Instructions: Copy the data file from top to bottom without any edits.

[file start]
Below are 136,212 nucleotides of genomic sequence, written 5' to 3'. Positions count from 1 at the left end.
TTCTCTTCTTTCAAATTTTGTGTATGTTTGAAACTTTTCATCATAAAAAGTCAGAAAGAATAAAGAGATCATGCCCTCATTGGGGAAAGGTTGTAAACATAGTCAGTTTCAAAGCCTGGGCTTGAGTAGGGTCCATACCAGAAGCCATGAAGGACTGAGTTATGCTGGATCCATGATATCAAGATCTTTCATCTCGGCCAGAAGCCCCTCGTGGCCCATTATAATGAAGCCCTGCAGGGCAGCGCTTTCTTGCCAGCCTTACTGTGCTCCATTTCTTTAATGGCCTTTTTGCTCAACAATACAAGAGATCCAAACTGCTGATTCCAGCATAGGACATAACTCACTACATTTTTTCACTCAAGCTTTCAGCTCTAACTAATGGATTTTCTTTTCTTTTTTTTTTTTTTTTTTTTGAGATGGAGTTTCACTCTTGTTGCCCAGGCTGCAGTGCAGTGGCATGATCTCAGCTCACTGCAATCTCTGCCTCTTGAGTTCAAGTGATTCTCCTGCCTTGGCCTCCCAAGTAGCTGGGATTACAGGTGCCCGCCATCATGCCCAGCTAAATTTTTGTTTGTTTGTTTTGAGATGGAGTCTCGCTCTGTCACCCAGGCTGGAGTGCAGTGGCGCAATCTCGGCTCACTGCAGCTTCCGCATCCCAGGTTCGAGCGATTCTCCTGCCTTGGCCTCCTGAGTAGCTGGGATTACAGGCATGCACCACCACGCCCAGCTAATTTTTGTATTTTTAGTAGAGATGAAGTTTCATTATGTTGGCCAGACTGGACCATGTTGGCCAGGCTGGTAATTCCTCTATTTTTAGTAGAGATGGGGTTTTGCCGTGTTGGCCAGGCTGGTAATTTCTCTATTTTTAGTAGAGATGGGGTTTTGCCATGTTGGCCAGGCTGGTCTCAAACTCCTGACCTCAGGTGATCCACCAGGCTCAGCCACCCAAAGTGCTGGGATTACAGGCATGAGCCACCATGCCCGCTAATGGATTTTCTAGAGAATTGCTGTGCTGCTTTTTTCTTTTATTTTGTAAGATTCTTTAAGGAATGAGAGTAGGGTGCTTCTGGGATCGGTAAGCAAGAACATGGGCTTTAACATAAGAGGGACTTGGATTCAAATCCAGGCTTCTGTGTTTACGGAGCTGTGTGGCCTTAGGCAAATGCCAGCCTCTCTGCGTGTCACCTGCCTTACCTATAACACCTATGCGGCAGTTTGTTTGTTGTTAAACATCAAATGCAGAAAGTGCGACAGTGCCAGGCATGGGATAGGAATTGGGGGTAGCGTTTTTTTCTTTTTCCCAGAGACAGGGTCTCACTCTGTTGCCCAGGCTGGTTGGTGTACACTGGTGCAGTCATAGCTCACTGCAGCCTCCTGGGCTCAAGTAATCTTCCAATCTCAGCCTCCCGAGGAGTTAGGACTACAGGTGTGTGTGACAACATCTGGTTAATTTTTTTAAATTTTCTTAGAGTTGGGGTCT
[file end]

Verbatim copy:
Below are 136,212 nucleotides of genomic sequence, written 5' to 3'. Positions count from 1 at the left end.
TTCTCTTCTTTCAAATTTTGTGTATGTTTGAAACTTTTCATCATAAAAAGTCAGAAAGAATAAAGAGATCATGCCCTCATTGGGGAAAGGTTGTAAACATAGTCAGTTTCAAAGCCTGGGCTTGAGTAGGGTCCATACCAGAAGCCATGAAGGACTGAGTTATGCTGGATCCATGATATCAAGATCTTTCATCTCGGCCAGAAGCCCCTCGTGGCCCATTATAATGAAGCCCTGCAGGGCAGCGCTTTCTTGCCAGCCTTACTGTGCTCCATTTCTTTAATGGCCTTTTTGCTCAACAATACAAGAGATCCAAACTGCTGATTCCAGCATAGGACATAACTCACTACATTTTTTCACTCAAGCTTTCAGCTCTAACTAATGGATTTTCTTTTCTTTTTTTTTTTTTTTTTTTTGAGATGGAGTTTCACTCTTGTTGCCCAGGCTGCAGTGCAGTGGCATGATCTCAGCTCACTGCAATCTCTGCCTCTTGAGTTCAAGTGATTCTCCTGCCTTGGCCTCCCAAGTAGCTGGGATTACAGGTGCCCGCCATCATGCCCAGCTAAATTTTTGTTTGTTTGTTTTGAGATGGAGTCTCGCTCTGTCACCCAGGCTGGAGTGCAGTGGCGCAATCTCGGCTCACTGCAGCTTCCGCATCCCAGGTTCGAGCGATTCTCCTGCCTTGGCCTCCTGAGTAGCTGGGATTACAGGCATGCACCACCACGCCCAGCTAATTTTTGTATTTTTAGTAGAGATGAAGTTTCATTATGTTGGCCAGACTGGACCATGTTGGCCAGGCTGGTAATTCCTCTATTTTTAGTAGAGATGGGGTTTTGCCGTGTTGGCCAGGCTGGTAATTTCTCTATTTTTAGTAGAGATGGGGTTTTGCCATGTTGGCCAGGCTGGTCTCAAACTCCTGACCTCAGGTGATCCACCAGGCTCAGCCACCCAAAGTGCTGGGATTACAGGCATGAGCCACCATGCCCGCTAATGGATTTTCTAGAGAATTGCTGTGCTGCTTTTTTCTTTTATTTTGTAAGATTCTTTAAGGAATGAGAGTAGGGTGCTTCTGGGATCGGTAAGCAAGAACATGGGCTTTAACATAAGAGGGACTTGGATTCAAATCCAGGCTTCTGTGTTTACGGAGCTGTGTGGCCTTAGGCAAATGCCAGCCTCTCTGCGTGTCACCTGCCTTACCTATAACACCTATGCGGCAGTTTGTTTGTTGTTAAACATCAAATGCAGAAAGTGCGACAGTGCCAGGCATGGGATAGGAATTGGGGGTAGCGTTTTTTTCTTTTTCCCAGAGACAGGGTCTCACTCTGTTGCCCAGGCTGGTTGGTGTACACTGGTGCAGTCATAGCTCACTGCAGCCTCCTGGGCTCAAGTAATCTTCCAATCTCAGCCTCCCGAGGAGTTAGGACTACAGGTGTGTGTGACAACATCTGGTTAATTTTTTTAAATTTTCTTAGAGTTGGGGTCT